Talk:”BORDERING OTHERS: THE INVOLVEMENT OF EUROPEAN ACTORS ON THE TUNISIA-LIBYA BORDER”
Assoc. Prof. Dr. Federica Bicchi, Department of International Relations,London School of Economics
Tuesday, September 24, 2019, 12:30 p.m.
FEASS Building, A-130
A paradigm shift has taken place in Europe’s relations with its Southern Mediterranean neighbours: while for long the Barcelona Process relied on strengthening economic ties, now the emphasis is on stemming migration flows and fighting terrorism, in an attempt to de facto disconnect Europe from North Africa. A key instrument in this strategy is Europe’s contribution towards hard borders in their neighbourhood. The Tunisia-Libya border is a case in point. At the request of the Tunisian government, Germany started to help in the construction of a hard border, equipping it with electronic devices thanks also to a novel form of cooperation with the United States. As a result, all traffic is
conveyed through two crossing points, in an attempt to formalise the cross-border traffic that for millennia roamed freely across the area. This example invites a discussion of how hard borders can contribute to security and stability in the Mediterranean.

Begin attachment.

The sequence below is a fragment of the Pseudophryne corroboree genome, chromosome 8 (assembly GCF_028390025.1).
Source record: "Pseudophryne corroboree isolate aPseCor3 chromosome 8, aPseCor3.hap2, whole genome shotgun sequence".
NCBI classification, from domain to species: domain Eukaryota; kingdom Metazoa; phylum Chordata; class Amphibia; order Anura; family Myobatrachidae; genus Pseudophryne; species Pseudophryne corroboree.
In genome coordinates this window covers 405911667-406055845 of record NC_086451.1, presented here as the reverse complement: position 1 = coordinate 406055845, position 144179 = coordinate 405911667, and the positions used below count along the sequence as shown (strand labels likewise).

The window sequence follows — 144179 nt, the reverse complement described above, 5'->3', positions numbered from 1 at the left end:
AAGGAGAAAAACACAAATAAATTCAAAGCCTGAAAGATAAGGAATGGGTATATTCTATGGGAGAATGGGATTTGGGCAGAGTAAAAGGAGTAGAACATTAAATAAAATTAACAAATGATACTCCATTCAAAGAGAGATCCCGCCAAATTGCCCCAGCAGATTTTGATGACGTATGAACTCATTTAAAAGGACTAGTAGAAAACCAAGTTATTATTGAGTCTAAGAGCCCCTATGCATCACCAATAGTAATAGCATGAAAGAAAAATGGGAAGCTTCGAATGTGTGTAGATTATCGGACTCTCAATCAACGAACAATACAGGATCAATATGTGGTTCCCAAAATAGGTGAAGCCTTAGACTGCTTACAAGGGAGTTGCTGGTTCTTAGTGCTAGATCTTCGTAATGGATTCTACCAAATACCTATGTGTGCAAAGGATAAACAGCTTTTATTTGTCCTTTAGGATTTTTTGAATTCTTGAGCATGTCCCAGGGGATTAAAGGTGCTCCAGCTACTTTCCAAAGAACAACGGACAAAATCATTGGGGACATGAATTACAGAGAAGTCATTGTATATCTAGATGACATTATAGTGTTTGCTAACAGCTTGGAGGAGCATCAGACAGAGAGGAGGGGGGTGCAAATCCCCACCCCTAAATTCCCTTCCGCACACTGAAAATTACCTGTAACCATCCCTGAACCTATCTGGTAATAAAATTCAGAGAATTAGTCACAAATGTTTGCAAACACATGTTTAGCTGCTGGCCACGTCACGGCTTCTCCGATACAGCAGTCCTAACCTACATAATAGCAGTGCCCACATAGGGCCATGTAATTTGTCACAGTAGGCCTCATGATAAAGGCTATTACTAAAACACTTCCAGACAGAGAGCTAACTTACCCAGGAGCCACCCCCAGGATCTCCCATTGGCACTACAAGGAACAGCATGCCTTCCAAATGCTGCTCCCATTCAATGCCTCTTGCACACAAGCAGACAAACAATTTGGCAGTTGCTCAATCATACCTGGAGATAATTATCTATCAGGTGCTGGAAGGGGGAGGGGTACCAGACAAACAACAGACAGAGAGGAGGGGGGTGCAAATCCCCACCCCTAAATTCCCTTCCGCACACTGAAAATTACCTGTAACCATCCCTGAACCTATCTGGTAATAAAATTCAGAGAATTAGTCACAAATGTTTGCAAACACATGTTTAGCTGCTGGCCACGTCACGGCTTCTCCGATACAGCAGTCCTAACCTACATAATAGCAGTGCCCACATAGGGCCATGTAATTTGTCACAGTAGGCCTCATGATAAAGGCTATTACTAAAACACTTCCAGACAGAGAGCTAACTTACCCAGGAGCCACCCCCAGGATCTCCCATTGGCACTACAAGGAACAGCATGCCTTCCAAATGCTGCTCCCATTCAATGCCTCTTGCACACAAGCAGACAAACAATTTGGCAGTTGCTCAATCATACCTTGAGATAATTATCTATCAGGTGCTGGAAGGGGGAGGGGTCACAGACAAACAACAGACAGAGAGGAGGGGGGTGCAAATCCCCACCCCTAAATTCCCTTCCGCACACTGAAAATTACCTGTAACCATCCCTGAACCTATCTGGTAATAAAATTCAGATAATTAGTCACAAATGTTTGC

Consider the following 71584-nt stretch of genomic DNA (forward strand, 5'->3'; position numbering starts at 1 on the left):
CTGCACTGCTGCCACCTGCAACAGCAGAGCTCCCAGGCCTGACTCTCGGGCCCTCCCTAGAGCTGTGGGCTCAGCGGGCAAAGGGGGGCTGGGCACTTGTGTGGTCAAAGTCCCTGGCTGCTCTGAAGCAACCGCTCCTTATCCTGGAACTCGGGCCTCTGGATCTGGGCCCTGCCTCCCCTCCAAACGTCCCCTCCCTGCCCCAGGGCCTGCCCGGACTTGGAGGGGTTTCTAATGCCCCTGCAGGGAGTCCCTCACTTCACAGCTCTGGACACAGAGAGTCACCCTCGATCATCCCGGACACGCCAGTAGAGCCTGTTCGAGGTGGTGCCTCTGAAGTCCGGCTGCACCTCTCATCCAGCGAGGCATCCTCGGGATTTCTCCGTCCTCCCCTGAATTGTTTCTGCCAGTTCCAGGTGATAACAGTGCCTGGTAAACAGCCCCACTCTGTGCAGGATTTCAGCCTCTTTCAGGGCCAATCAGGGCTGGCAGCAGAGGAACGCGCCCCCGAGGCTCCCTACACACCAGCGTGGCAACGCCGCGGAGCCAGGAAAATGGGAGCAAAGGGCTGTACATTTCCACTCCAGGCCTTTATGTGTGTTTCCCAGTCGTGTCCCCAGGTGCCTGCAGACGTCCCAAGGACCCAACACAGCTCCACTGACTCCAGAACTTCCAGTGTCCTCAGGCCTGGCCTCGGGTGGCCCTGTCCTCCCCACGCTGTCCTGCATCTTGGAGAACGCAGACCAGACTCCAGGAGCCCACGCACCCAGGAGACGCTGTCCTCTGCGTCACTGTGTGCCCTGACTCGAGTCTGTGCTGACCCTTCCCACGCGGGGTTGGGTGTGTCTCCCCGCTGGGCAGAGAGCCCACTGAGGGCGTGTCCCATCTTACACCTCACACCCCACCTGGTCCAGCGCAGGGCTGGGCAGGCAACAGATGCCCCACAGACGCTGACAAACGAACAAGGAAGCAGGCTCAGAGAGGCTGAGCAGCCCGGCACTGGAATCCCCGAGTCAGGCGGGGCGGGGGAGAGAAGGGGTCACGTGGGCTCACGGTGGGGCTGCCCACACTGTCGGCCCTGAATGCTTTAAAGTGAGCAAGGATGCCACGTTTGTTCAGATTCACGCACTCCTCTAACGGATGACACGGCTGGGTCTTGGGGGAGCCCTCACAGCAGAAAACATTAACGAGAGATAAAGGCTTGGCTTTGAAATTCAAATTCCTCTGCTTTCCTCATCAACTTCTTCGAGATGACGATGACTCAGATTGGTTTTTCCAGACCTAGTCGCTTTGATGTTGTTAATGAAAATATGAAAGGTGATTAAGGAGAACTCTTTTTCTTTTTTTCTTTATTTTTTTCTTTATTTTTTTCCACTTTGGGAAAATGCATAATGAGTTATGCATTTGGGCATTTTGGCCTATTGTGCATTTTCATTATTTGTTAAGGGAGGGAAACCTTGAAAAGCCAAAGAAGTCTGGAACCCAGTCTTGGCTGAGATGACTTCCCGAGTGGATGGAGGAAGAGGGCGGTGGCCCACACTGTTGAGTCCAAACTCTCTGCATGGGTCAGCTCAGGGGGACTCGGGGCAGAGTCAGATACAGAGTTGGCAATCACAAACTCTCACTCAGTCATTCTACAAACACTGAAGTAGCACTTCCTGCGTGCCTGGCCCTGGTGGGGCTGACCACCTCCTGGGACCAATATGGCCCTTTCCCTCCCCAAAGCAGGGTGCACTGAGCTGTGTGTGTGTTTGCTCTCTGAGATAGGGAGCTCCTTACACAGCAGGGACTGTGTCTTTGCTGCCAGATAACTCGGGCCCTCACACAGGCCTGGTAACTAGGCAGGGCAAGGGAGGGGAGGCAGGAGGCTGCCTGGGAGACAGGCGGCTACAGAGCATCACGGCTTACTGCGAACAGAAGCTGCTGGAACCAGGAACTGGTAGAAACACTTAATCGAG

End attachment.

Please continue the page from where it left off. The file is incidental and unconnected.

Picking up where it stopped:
Federica Bicchi is Associate Professor in International Relations of Europe at the Department of International Relations, London School of Economics, as well as part-time professor in the Robert Schuman Centre of the European University Institute in Florence. Her research interests centre on European foreign policy towards its Southern neighbourhood and the Arab-Israeli conflict in particular. She has published inter alia European Foreign Policy Making towards the Mediterranean (Palgrave,
2007), as well as edited The Union for the Mediterranean: Continuity or Change in Euro-Mediterranean Relations? (with Richard Gillespie 2012, Palgrave), The Struggle for Influence in the Middle East (with Benoit Challand and Steven Heydeman, 2015, Palgrave), and European Diplomatic Practices: Contemporary Challenges and Innovative Approaches (with Niklas Bremberg, Routledge, 2017).